Navigating Life's Disappointments

Rev. Deb Koster

July 29, 2020

Many things do not go the way we plan. Rain pours down on your outdoor event. A friend forgets to call when they can't make a meeting. Children act up when you desperately want them to behave. A work obligation derails fun weekend plans. Life is full of disappointments. Things don't work out, people don't show up, what could have been just isn't. Our circumstances are only a small part of the equation in life; the bigger part of the equation is how we respond to our circumstances.

When reality bursts our expectations, will we find ourselves overwhelmed and discouraged? Will we let the negative things define us, demand our focus, and rob us of peace and joy? On the surface we say, “Of course not!” But do we recognize how persistent our mind is in focusing in on the challenges?

Recognize the seeds of disappointment

We want to focus on the good things in life and all the blessings for which we are thankful! We desire to be positive people who count our blessings! But the devil uses disappointment in subversive ways to rob us of joy and hope. Discouragement and despair creep into our experiences through small moments and losses. But the disappointments can accumulate into a destructive heap causing bitterness to take root in your life. How are you fostering seeds of disappointment?

  • When we have unrealistic expectations of how our life should be
  • When we compare our lives with others who have what we desire
  • When we list all the ways others should perform better if they really loved us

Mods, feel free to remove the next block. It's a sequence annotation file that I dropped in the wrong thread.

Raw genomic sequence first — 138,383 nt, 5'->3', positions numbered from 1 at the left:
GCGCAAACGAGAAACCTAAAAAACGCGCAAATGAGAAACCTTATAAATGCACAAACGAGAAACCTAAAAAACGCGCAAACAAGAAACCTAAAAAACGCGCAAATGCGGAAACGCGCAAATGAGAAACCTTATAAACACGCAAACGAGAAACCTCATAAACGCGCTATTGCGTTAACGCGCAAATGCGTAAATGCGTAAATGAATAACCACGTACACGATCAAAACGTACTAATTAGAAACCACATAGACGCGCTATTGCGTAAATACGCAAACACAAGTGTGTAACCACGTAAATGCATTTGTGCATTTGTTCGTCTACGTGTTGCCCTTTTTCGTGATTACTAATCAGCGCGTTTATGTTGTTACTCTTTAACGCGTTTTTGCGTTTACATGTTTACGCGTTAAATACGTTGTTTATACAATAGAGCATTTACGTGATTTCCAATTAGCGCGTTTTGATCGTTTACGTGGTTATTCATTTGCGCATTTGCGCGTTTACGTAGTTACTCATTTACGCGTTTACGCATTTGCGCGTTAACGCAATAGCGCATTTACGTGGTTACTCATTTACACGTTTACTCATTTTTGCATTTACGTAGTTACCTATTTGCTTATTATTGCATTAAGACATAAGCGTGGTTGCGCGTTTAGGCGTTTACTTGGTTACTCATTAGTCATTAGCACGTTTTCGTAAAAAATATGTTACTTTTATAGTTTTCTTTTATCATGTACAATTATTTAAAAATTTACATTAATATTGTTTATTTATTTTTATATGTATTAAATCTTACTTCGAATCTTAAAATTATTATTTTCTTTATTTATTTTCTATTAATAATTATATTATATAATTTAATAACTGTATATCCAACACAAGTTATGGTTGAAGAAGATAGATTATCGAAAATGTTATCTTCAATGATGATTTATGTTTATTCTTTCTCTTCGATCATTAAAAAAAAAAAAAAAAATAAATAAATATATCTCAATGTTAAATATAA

• When we can recite the ways that things could or should have been different
  • When we find ourselves wishing for a different reality than the life we are living
  • When we start define ourselves and our life around the negatives
  • We find ourselves letting hurts and shame define our identity

Be careful what you feed

The thoughts on which we dwell and feed tend to grow. Problems loom larger as we invest attention on them (instead of on our God with the power to transform our situation). When we allow seeds of bitterness to grow it inhibits our gratitude to God and our ability to love our neighbor. We are called to put away bitterness and anger.

Let all bitterness and wrath and anger and clamor and slander be put away from you, along with all malice. Be kind to one another, tenderhearted, forgiving one another, as God in Christ forgave you (Ephesians 4:31-32).

So how do we counteract the pull of these negative ruts? It involves a turning to God and remembering his grace to us. As we live in God's forgiveness, we find the grace to forgive one another. Removing our bitterness involves an ongoing refocusing in a positive direction. If we trust that God is still on his throne and believe he is bigger than our problems, we can find joy and hope for the days ahead.

Manage your expectations